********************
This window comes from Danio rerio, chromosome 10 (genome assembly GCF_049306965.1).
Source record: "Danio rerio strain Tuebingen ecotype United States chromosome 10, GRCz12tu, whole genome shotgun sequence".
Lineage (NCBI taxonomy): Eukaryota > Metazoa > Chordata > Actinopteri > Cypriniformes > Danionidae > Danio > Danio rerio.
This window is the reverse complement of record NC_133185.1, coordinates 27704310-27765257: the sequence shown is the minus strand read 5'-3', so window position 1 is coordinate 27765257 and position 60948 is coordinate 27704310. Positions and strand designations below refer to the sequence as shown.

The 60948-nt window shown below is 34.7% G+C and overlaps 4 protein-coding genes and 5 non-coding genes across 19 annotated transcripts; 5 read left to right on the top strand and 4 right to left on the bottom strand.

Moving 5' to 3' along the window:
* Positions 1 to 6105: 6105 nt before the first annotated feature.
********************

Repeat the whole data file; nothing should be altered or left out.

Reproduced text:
This window comes from Danio rerio, chromosome 10 (genome assembly GCF_049306965.1).
Source record: "Danio rerio strain Tuebingen ecotype United States chromosome 10, GRCz12tu, whole genome shotgun sequence".
Lineage (NCBI taxonomy): Eukaryota > Metazoa > Chordata > Actinopteri > Cypriniformes > Danionidae > Danio > Danio rerio.
This window is the reverse complement of record NC_133185.1, coordinates 27704310-27765257: the sequence shown is the minus strand read 5'-3', so window position 1 is coordinate 27765257 and position 60948 is coordinate 27704310. Positions and strand designations below refer to the sequence as shown.

The 60948-nt window shown below is 34.7% G+C and overlaps 4 protein-coding genes and 5 non-coding genes across 19 annotated transcripts; 5 read left to right on the top strand and 4 right to left on the bottom strand.

Moving 5' to 3' along the window:
* Positions 1 to 6105: 6105 nt before the first annotated feature.